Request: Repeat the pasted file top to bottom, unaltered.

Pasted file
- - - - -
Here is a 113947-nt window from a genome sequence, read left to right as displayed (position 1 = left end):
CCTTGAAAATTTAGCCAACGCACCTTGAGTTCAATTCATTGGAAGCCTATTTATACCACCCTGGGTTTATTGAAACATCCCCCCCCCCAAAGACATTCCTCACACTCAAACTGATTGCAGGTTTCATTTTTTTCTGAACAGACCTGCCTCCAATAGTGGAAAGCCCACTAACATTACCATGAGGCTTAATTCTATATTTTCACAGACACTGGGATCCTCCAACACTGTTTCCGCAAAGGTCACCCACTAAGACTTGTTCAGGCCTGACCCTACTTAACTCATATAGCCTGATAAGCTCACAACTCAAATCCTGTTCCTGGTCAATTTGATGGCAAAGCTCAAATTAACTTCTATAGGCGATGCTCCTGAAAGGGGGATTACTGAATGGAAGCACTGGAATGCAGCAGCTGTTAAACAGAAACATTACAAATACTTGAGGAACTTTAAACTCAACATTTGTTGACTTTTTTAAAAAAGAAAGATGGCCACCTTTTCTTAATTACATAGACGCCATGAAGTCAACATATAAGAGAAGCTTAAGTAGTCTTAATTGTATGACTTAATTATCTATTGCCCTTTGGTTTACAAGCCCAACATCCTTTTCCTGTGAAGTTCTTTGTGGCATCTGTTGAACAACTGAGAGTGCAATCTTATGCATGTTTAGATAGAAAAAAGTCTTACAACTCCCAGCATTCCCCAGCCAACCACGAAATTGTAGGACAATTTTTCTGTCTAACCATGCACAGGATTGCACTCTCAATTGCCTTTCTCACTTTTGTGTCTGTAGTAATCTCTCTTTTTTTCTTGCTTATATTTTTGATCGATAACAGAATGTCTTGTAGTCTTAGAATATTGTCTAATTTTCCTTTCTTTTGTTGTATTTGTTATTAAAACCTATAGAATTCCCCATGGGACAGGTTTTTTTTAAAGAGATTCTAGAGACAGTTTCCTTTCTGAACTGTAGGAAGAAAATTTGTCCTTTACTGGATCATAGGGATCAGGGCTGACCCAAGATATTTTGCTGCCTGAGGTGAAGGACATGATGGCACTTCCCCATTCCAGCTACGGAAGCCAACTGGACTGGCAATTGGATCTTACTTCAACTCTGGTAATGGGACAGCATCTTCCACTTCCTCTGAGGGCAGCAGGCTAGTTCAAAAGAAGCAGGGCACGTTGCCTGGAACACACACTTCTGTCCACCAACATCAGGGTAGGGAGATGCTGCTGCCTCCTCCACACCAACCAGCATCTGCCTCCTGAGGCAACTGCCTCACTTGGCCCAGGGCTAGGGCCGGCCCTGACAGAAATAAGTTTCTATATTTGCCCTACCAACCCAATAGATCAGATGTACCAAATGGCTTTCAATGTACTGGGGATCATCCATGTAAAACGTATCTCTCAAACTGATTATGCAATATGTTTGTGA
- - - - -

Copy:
Here is a 113947-nt window from a genome sequence, read left to right as displayed (position 1 = left end):
CCTTGAAAATTTAGCCAACGCACCTTGAGTTCAATTCATTGGAAGCCTATTTATACCACCCTGGGTTTATTGAAACATCCCCCCCCCCAAAGACATTCCTCACACTCAAACTGATTGCAGGTTTCATTTTTTTCTGAACAGACCTGCCTCCAATAGTGGAAAGCCCACTAACATTACCATGAGGCTTAATTCTATATTTTCACAGACACTGGGATCCTCCAACACTGTTTCCGCAAAGGTCACCCACTAAGACTTGTTCAGGCCTGACCCTACTTAACTCATATAGCCTGATAAGCTCACAACTCAAATCCTGTTCCTGGTCAATTTGATGGCAAAGCTCAAATTAACTTCTATAGGCGATGCTCCTGAAAGGGGGATTACTGAATGGAAGCACTGGAATGCAGCAGCTGTTAAACAGAAACATTACAAATACTTGAGGAACTTTAAACTCAACATTTGTTGACTTTTTTAAAAAAGAAAGATGGCCACCTTTTCTTAATTACATAGACGCCATGAAGTCAACATATAAGAGAAGCTTAAGTAGTCTTAATTGTATGACTTAATTATCTATTGCCCTTTGGTTTACAAGCCCAACATCCTTTTCCTGTGAAGTTCTTTGTGGCATCTGTTGAACAACTGAGAGTGCAATCTTATGCATGTTTAGATAGAAAAAAGTCTTACAACTCCCAGCATTCCCCAGCCAACCACGAAATTGTAGGACAATTTTTCTGTCTAACCATGCACAGGATTGCACTCTCAATTGCCTTTCTCACTTTTGTGTCTGTAGTAATCTCTCTTTTTTTCTTGCTTATATTTTTGATCGATAACAGAATGTCTTGTAGTCTTAGAATATTGTCTAATTTTCCTTTCTTTTGTTGTATTTGTTATTAAAACCTATAGAATTCCCCATGGGACAGGTTTTTTTTAAAGAGATTCTAGAGACAGTTTCCTTTCTGAACTGTAGGAAGAAAATTTGTCCTTTACTGGATCATAGGGATCAGGGCTGACCCAAGATATTTTGCTGCCTGAGGTGAAGGACATGATGGCACTTCCCCATTCCAGCTACGGAAGCCAACTGGACTGGCAATTGGATCTTACTTCAACTCTGGTAATGGGACAGCATCTTCCACTTCCTCTGAGGGCAGCAGGCTAGTTCAAAAGAAGCAGGGCACGTTGCCTGGAACACACACTTCTGTCCACCAACATCAGGGTAGGGAGATGCTGCTGCCTCCTCCACACCAACCAGCATCTGCCTCCTGAGGCAACTGCCTCACTTGGCCCAGGGCTAGGGCCGGCCCTGACAGAAATAAGTTTCTATATTTGCCCTACCAACCCAATAGATCAGATGTACCAAATGGCTTTCAATGTACTGGGGATCATCCATGTAAAACGTATCTCTCAAACTGATTATGCAATATGTTTGTGA